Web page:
I'm staring at the same press release that a hundred other websites have either posted or that they're getting ready to post, and I am almost unable to summon up the irritation or the outrage or the interest to write, for what feels like the thousandth time, about another unnecessary "Terminator" sequel.

Laeta Kalogridis and Patrick Lussier, who are attached to write the film, are two of my favorite people in town. And Laeta in particular comes with what I'm sure would be the hearty endorsement of James Cameron himself, which is as close to being anointed the Keeper of the Flame as you can get. I have no doubt that Laeta and Patrick can write a compelling action film set in the the somewhat strangled continuity that has already been established in earlier "Terminator" projects.

And I don't care.

Megan Ellison and David Ellison have both proven over the last few years that they are serious about financing a broad and diverse slate of titles and artists, and I am genuinely happy they are in the business. I have no doubt they sat down and ran the numbers and that the "Terminator" franchise is a solid business investment, especially if they're looking at this as a trilogy. There are very few film properties that have the sort of instant global recognition as "The Terminator," so it must look like a license to print money.

What "The Terminator" represents to me, though, is just how far our industry will tie itself in knots to squeeze money out of things, whether there's a genuine desire from the audience or not. There are very few people who loved the first "Terminator" film more fervently than I did. It was one of a handful of lightning bolt moments in my filmgoing life that I can remember rewiring me in some way. To be honest, I would have been fine if they'd never made a second film. The first one is such a great, self-contained bit of storytelling, suggesting so much without spelling it out. That last moment with Sarah Connor riding off into whatever future she makes is as powerful as any in science-fiction cinema.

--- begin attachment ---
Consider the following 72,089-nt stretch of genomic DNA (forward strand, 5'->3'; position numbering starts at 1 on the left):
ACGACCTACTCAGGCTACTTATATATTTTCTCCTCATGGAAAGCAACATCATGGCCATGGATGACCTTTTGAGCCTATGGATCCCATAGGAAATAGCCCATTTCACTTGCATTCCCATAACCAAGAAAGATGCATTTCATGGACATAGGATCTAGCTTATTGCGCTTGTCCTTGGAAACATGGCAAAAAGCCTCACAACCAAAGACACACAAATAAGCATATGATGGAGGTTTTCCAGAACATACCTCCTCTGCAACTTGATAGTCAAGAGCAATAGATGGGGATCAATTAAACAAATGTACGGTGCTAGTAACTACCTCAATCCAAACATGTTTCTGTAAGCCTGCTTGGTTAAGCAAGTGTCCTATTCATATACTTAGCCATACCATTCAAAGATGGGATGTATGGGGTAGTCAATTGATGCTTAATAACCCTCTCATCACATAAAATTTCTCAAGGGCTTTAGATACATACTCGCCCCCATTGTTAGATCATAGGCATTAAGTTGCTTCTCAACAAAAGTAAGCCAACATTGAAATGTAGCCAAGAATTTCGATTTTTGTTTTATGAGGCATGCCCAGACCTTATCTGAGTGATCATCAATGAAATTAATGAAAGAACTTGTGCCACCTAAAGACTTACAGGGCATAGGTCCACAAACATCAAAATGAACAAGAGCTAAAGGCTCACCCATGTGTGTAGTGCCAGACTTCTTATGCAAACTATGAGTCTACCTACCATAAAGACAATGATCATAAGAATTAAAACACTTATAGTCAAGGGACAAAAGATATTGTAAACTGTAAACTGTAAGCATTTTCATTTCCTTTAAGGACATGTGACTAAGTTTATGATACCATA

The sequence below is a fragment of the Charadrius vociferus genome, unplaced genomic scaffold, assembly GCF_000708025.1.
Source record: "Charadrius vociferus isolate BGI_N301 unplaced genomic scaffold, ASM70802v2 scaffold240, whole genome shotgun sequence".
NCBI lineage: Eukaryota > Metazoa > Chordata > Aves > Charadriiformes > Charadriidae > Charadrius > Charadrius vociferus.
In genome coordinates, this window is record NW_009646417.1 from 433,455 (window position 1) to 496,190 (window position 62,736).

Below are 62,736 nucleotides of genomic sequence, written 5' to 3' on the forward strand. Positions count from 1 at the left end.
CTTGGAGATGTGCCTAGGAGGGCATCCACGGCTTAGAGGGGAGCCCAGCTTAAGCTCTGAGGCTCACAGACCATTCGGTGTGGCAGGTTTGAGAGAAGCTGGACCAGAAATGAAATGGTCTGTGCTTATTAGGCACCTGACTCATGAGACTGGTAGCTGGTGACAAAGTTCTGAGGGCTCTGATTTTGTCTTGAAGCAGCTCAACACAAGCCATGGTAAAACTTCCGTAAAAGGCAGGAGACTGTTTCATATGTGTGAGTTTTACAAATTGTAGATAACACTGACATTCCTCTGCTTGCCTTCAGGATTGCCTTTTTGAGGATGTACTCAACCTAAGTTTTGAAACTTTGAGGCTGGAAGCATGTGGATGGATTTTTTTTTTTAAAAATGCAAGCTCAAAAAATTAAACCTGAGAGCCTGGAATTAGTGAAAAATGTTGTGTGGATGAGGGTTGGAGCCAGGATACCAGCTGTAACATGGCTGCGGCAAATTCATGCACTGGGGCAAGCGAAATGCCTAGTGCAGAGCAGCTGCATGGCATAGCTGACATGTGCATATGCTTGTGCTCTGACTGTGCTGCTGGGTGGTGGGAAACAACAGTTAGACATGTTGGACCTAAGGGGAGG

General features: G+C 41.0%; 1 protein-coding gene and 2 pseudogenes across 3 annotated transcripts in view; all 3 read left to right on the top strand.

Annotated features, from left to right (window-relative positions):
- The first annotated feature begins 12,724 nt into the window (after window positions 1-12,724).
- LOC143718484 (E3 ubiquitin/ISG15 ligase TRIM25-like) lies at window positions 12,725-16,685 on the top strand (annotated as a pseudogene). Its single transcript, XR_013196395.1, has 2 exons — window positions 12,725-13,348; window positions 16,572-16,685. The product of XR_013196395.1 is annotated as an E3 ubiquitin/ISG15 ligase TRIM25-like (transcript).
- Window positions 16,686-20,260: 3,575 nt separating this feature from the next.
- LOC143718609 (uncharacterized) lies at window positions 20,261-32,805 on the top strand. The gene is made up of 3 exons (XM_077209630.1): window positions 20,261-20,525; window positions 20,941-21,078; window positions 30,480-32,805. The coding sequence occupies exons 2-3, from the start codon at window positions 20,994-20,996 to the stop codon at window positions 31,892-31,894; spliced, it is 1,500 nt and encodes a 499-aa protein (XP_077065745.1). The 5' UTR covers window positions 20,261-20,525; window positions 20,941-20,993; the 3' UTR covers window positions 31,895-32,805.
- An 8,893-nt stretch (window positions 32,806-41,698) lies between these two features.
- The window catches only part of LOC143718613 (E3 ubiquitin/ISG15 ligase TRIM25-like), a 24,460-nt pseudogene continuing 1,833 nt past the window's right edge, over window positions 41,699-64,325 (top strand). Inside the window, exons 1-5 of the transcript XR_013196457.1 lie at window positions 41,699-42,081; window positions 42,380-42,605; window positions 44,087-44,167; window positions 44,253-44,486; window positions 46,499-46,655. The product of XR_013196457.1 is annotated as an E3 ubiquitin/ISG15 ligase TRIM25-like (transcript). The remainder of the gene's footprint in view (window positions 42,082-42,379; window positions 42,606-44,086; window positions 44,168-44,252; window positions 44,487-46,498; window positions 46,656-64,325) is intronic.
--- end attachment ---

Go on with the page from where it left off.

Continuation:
The second film is one of those cases where I don't think they needed to tell that story, but the way Cameron inverted the dynamics of the first film was pretty shrewd, and it allowed him to show what happens when we give up our humanity to fight an inhuman foe, with Linda Hamilton doing an amazing job as the transformed Sarah. Cameron also took a risk with the way he altered the Terminator…


… wait, I don't remember Eddie Furlong being quite that masculine in the film.

Anyway, I get why Schwarzenegger wanted to play a good guy in the second film. By 1991, he was a brand, as big as any in the industry. And so was "The Terminator." And once again, the ending of "T2" seemed like a perfect place to wrap things up, especially if Cameron had left on his original coda showing a happy, healthy Sarah in a world that had been healed. Even without that, Cameron brought things to a perfect close, and it should have ended there.

Jonathan Mostow's "T3" is one of those films that people always describe with a healthy dose of surprise. "It's not that bad," they say. "It doesn't suck at all" is the one friend put it that summer. And all of that is true. It is a decent action film with a somewhat daring ending. It is fairly enjoyable to sit through. And it is totally narratively useless. There is nothing I get from "T3" that I didn't get earlier and better with the other two films.

And "Terminator Salvation"… oy. I have never gone further out of my way to give a film the benefit of the doubt. I did the set visit, I spoke with McG a few times during production, I was there for the BNAT preview, and in the end… it felt like a big giant spin-the-wheels waste of time and energy. It's not a bad film, per se, but there was nothing it said or did that added anything to my understanding or enjoyment of the world established in the first two films. It is a movie that does everything hypothetically right, but that just never really comes to life.

Ultimately, I have yet to hear any argument that did not involve money that could explain why Hollywood keeps trying to make another "Terminator" movie. It may look like a blockbuster, and it may be built on a blockbuster frame, but I am afraid this series has a cold dead robot heart.

Prove me wrong, Paramount, when you release a new "Terminator" film on June 26, 2015.